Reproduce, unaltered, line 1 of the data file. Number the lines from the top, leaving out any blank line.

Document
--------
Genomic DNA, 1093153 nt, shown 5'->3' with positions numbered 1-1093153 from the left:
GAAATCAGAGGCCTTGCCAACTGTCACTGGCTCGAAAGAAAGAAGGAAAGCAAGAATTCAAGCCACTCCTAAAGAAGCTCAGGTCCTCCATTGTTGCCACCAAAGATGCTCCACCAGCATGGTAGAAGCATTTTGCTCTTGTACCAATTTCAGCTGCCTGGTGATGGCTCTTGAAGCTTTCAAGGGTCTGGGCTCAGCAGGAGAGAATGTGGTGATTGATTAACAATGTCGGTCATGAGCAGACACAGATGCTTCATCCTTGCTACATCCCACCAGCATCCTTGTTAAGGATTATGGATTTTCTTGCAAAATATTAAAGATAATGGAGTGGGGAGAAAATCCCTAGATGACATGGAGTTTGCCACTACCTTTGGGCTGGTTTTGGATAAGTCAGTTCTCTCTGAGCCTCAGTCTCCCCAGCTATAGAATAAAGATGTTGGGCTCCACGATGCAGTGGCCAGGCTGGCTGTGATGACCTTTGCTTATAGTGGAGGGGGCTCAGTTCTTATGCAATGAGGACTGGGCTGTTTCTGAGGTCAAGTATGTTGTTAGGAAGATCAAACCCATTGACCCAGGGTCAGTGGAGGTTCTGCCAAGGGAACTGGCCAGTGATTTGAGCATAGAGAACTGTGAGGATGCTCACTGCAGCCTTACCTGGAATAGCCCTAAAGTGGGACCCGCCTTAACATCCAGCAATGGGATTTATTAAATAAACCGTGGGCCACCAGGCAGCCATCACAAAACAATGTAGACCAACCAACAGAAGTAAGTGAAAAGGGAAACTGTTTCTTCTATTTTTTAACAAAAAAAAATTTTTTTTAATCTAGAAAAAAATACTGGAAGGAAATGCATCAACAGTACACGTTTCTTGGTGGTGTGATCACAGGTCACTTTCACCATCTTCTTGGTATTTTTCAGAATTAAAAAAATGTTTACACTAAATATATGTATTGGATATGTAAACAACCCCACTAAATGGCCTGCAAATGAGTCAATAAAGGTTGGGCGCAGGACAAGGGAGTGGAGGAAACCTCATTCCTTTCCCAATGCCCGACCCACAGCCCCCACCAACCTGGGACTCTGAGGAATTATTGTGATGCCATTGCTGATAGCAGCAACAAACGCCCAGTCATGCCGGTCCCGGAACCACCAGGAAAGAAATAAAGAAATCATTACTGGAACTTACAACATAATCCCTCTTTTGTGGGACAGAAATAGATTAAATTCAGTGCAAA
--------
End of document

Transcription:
Genomic DNA, 1093153 nt, shown 5'->3' with positions numbered 1-1093153 from the left: